Health insurance premiums are lower in state-based health insurance marketplaces and areas with denser populations, according to a new study from the Brown School at Washington University in St. Louis and the University of Iowa College of Public Health.
Researchers analyzed premiums in 500 rating areas across the United States in 2014, with health insurance marketplaces created under the Affordable Care Act. They adjusted the premiums to account for other factors, such as the different values of the plans and cost-of-living differences.
They found that average adjusted premiums in state-based marketplaces were about $20 lower than premiums in states whose marketplaces were federally operated. Adjusted premiums were higher in the Midwest, and in areas with less-dense populations and fewer health care providers.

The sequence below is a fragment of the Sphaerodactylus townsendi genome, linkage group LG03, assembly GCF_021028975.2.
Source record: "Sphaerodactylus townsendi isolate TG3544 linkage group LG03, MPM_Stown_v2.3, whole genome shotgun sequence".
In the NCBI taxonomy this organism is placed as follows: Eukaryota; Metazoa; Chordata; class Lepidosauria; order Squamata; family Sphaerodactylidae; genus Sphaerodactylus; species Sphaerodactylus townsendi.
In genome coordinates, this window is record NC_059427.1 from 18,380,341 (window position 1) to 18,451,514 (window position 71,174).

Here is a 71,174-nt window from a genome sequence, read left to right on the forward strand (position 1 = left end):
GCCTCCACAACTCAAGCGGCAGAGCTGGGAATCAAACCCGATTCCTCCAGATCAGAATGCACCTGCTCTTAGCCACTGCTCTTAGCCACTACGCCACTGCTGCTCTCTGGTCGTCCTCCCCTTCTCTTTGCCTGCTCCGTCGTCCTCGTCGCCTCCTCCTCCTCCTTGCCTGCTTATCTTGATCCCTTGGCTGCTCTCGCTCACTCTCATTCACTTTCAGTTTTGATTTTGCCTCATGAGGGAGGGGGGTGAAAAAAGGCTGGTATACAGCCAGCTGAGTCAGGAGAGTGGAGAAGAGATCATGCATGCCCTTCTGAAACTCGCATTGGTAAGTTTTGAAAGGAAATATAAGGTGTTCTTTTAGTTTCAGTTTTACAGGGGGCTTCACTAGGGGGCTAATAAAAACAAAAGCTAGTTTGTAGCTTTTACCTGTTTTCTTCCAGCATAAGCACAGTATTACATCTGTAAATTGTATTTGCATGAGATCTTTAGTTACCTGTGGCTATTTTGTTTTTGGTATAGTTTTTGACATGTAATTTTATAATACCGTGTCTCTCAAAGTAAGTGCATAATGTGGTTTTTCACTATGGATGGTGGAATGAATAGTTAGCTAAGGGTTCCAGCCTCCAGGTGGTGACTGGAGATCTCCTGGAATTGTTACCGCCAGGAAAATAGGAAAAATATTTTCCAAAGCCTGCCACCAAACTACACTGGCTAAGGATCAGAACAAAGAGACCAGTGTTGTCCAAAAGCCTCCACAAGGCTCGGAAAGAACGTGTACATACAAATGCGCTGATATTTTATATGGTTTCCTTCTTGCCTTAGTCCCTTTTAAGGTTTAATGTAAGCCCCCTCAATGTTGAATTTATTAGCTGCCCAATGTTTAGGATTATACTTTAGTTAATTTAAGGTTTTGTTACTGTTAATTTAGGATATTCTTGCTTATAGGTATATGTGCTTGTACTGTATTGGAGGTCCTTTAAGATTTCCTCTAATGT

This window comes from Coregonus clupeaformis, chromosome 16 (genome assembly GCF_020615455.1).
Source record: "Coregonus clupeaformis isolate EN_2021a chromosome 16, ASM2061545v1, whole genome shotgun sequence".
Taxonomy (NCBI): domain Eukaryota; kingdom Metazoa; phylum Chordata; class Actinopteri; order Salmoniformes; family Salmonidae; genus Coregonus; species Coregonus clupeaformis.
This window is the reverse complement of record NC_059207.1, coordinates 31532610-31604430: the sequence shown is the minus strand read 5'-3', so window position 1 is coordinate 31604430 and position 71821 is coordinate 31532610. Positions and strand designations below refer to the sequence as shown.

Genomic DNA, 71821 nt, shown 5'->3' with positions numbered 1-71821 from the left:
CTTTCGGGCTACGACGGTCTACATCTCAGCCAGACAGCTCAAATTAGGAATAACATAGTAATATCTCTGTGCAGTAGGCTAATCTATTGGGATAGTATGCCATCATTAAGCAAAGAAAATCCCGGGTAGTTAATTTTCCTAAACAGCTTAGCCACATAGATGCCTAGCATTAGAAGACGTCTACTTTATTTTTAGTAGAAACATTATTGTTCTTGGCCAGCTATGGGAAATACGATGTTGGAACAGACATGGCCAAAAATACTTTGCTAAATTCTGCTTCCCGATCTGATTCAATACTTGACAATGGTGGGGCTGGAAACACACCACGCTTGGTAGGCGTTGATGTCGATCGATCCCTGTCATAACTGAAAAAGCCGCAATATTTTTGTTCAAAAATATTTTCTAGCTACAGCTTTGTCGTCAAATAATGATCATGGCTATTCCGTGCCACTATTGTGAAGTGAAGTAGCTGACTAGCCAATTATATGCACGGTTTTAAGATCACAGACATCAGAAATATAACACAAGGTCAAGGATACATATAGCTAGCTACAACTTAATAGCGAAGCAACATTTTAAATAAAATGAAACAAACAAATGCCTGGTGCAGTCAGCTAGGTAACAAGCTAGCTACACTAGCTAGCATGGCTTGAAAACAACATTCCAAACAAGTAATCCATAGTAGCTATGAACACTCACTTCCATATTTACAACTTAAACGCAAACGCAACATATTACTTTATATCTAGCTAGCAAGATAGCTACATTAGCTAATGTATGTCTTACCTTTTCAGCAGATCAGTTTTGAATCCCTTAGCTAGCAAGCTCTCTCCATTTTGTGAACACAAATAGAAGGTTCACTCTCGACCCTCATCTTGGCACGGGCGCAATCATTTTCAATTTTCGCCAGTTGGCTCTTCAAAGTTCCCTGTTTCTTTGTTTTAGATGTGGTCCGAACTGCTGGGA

Although the results are preliminary, they “give policymakers key issues to monitor,” wrote Dr. Abigail Barker of Washington University, who led the study.
“Moving forward, states may be able to affect premiums by operating their own marketplaces to achieve whatever policy goal they seek to achieve,” said Dr. Timothy McBride, professor at the Brown School, and a co-author of “Geographic Variation in Premiums in Health Insurance Marketplaces,” published in August by the Center for Rural Health Policy Analysis. Other authors include Ms. Leah Kemper, at the Brown School, and Dr. Keith Mueller, Professor at the University of Iowa.